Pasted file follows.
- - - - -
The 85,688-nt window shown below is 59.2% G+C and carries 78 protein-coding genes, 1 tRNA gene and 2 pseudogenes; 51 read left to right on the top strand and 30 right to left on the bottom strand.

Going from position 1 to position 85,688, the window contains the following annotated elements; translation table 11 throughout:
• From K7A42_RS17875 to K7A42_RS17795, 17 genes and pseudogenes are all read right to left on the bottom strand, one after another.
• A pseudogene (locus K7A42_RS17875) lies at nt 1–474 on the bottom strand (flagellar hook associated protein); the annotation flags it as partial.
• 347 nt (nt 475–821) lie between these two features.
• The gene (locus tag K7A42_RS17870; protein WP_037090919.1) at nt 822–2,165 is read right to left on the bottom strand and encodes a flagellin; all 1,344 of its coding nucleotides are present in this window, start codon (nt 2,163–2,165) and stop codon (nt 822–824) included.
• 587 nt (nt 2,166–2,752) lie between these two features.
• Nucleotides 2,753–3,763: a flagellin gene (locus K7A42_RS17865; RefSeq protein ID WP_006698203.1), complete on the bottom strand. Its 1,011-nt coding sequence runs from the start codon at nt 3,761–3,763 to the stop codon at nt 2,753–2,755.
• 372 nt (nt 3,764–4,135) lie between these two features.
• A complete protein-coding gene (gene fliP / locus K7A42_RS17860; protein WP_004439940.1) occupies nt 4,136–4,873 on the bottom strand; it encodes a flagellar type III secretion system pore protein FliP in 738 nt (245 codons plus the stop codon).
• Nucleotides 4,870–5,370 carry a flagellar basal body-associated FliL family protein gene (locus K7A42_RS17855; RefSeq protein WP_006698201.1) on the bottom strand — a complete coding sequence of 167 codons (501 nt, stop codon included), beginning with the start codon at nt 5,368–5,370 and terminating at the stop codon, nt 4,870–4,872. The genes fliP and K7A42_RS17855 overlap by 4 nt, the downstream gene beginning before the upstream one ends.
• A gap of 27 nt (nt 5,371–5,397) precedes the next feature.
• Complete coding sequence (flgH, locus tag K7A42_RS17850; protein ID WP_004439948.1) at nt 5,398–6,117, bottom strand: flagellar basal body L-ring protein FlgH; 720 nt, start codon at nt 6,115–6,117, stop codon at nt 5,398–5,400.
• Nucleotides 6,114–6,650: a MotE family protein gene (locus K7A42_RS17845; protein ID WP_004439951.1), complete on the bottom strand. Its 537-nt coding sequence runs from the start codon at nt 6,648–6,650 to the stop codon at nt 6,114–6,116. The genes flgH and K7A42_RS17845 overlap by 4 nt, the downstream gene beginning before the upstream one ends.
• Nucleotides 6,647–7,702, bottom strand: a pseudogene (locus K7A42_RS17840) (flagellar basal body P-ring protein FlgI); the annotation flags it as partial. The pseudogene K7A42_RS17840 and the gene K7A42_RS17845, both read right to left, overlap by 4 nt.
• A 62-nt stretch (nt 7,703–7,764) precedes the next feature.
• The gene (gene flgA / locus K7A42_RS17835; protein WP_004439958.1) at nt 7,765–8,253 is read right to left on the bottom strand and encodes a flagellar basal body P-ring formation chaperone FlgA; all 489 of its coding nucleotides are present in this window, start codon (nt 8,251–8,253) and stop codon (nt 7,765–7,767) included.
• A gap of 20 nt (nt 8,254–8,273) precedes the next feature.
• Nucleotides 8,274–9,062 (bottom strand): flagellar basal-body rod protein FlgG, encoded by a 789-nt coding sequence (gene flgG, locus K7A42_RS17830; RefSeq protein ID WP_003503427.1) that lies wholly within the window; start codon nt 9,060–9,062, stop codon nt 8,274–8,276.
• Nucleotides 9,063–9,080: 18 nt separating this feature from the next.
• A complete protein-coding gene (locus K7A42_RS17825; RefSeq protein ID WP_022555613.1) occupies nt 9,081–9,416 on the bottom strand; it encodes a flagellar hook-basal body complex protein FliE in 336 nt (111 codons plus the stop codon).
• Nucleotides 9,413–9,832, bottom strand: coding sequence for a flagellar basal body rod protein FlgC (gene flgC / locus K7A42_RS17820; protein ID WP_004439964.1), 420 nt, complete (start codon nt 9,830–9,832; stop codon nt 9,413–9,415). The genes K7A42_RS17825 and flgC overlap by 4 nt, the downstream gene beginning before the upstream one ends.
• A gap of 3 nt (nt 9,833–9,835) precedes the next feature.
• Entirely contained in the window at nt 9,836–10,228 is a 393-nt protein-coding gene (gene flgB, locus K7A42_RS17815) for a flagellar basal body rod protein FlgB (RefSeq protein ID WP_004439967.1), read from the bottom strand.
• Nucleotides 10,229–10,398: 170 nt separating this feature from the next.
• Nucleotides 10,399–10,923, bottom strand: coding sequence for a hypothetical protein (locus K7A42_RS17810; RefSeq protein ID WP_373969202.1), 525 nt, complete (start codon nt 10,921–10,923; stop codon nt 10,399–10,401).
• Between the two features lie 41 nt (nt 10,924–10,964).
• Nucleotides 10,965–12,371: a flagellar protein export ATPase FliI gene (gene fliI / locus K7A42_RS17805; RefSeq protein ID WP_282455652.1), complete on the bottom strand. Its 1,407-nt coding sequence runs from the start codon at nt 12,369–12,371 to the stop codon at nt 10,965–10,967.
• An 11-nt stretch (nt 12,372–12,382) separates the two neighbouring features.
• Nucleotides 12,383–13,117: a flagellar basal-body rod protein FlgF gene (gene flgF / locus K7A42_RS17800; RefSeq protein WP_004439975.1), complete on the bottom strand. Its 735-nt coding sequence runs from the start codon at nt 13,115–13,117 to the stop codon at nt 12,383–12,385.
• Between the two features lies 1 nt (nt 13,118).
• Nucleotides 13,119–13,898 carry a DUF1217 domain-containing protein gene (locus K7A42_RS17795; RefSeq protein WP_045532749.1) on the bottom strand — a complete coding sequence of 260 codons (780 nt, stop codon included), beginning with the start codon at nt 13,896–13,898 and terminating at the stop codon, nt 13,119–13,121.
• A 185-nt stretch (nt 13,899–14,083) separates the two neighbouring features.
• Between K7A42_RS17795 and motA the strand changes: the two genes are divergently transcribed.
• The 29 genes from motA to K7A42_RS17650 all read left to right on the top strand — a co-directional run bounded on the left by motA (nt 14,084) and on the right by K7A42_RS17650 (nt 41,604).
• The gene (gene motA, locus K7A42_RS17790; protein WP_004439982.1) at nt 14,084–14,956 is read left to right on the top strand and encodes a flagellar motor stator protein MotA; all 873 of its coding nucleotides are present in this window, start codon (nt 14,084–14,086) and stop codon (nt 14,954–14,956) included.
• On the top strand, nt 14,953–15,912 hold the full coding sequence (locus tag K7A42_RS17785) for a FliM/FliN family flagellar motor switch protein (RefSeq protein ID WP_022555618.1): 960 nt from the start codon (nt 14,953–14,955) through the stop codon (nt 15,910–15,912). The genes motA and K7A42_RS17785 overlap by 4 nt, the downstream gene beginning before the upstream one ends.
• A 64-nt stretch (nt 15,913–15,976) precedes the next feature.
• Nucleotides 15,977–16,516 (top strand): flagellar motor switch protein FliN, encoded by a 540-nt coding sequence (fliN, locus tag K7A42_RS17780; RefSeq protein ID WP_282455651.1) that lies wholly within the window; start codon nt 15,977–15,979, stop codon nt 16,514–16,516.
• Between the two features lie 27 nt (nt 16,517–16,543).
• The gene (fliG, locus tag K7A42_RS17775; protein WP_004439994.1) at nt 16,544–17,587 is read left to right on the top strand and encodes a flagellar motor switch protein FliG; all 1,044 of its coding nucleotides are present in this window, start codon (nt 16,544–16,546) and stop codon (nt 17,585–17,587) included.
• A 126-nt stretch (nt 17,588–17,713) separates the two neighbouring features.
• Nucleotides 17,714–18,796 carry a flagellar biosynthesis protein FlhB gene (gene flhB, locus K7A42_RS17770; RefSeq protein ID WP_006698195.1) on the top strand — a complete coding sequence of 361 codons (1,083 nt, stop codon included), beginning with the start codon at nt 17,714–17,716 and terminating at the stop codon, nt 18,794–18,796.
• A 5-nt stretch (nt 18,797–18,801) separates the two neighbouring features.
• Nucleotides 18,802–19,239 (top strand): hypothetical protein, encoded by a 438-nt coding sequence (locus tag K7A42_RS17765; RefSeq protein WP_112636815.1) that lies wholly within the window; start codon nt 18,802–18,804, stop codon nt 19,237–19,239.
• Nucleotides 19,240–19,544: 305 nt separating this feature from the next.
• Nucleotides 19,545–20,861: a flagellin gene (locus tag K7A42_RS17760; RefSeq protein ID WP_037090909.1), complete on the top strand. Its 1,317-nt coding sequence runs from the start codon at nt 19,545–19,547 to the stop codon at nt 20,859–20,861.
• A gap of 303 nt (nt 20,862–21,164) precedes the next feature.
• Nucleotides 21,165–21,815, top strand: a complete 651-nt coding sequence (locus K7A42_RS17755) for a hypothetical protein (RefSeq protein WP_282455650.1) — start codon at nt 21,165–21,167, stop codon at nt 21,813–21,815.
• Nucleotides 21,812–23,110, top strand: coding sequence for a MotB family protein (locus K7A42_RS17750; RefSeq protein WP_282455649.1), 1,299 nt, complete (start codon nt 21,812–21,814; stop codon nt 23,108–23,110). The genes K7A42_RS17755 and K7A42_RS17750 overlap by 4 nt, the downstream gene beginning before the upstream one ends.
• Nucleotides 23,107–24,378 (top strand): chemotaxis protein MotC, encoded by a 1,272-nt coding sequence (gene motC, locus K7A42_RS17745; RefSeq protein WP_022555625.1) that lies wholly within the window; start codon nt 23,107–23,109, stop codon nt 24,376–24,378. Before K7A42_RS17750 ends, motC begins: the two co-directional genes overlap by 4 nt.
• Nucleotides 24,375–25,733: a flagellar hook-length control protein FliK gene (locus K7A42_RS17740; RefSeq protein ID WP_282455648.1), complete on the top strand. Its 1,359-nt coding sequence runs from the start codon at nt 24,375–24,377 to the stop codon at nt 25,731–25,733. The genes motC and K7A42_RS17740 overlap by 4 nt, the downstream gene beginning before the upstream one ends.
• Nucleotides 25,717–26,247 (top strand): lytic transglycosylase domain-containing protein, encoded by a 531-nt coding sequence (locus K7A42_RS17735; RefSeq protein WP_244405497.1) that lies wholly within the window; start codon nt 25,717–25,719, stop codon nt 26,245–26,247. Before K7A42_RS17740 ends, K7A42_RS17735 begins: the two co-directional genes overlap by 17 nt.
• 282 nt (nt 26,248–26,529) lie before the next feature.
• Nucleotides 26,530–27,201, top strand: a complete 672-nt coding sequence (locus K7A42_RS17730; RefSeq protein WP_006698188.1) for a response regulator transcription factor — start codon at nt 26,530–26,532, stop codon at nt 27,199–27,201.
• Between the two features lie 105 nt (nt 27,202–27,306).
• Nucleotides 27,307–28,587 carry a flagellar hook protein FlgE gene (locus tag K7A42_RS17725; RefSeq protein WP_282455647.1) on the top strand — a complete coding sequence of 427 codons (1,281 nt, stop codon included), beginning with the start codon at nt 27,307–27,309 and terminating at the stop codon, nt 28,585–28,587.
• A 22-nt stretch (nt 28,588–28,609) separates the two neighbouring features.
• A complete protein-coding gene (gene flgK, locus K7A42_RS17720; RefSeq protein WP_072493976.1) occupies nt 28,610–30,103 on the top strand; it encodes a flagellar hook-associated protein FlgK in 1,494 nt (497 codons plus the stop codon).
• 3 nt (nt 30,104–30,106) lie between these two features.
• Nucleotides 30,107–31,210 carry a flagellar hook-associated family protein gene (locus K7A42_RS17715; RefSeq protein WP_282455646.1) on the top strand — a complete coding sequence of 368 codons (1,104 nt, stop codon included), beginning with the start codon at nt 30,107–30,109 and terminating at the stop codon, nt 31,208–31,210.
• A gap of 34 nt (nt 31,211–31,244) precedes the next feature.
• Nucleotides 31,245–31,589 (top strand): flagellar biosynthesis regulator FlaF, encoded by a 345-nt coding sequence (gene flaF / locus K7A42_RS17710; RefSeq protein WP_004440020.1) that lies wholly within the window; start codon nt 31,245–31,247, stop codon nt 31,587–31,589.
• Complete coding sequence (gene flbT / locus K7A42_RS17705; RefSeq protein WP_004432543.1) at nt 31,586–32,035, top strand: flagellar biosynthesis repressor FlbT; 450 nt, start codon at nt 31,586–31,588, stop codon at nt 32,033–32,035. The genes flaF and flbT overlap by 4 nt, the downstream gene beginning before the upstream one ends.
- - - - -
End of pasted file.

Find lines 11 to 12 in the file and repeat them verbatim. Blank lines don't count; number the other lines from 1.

• Nucleotides 4,870–5,370 carry a flagellar basal body-associated FliL family protein gene (locus K7A42_RS17855; RefSeq protein WP_006698201.1) on the bottom strand — a complete coding sequence of 167 codons (501 nt, stop codon included), beginning with the start codon at nt 5,368–5,370 and terminating at the stop codon, nt 4,870–4,872. The genes fliP and K7A42_RS17855 overlap by 4 nt, the downstream gene beginning before the upstream one ends.
• A gap of 27 nt (nt 5,371–5,397) precedes the next feature.